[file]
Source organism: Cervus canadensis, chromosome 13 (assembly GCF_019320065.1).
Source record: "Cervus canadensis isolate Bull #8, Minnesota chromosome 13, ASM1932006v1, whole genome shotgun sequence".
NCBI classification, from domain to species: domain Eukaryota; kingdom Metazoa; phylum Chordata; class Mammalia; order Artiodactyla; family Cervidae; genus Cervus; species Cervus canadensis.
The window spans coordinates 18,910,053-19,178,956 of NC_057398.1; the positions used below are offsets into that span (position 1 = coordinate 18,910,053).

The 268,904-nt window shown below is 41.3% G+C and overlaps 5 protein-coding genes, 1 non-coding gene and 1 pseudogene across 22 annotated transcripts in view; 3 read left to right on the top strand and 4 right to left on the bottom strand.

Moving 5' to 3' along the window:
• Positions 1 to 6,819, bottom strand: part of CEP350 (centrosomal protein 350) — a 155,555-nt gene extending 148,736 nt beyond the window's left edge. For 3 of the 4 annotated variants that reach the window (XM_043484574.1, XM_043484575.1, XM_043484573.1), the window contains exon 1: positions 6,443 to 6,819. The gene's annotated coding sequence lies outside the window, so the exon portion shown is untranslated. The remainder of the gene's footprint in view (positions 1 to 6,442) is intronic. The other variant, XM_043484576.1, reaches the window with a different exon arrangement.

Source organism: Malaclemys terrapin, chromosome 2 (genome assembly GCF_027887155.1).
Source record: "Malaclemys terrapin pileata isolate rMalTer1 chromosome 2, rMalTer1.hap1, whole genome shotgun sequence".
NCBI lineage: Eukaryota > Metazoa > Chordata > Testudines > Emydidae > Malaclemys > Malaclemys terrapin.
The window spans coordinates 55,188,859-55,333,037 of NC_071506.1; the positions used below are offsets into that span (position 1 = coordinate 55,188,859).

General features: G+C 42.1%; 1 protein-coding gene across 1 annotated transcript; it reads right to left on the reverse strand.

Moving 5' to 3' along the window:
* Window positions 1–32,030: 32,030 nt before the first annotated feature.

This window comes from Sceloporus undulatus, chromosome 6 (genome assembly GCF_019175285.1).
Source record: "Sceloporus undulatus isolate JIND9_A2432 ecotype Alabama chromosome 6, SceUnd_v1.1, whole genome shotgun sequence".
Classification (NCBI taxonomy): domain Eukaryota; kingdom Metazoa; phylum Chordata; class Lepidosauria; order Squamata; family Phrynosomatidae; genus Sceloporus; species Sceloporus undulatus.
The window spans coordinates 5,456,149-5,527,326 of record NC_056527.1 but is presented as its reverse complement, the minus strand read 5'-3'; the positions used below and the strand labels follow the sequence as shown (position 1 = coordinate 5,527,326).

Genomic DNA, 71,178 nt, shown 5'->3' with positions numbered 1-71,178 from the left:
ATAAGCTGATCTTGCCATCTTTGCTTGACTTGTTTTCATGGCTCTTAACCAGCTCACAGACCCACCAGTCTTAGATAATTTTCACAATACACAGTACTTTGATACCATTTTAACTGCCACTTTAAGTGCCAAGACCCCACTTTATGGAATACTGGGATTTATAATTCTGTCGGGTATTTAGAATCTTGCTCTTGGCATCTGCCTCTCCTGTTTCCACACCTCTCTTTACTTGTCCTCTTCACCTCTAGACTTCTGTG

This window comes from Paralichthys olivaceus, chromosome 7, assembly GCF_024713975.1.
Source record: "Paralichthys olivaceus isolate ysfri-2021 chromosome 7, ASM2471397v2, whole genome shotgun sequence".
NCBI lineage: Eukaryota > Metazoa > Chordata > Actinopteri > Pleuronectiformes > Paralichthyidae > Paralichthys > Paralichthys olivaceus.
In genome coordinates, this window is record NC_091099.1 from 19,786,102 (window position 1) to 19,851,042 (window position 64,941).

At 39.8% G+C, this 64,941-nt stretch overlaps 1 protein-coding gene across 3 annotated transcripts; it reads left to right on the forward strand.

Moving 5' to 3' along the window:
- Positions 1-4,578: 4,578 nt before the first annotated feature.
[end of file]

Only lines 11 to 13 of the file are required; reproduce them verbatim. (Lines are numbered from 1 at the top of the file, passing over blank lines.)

The window spans coordinates 55,188,859-55,333,037 of NC_071506.1; the positions used below are offsets into that span (position 1 = coordinate 55,188,859).

General features: G+C 42.1%; 1 protein-coding gene across 1 annotated transcript; it reads right to left on the reverse strand.

Moving 5' to 3' along the window: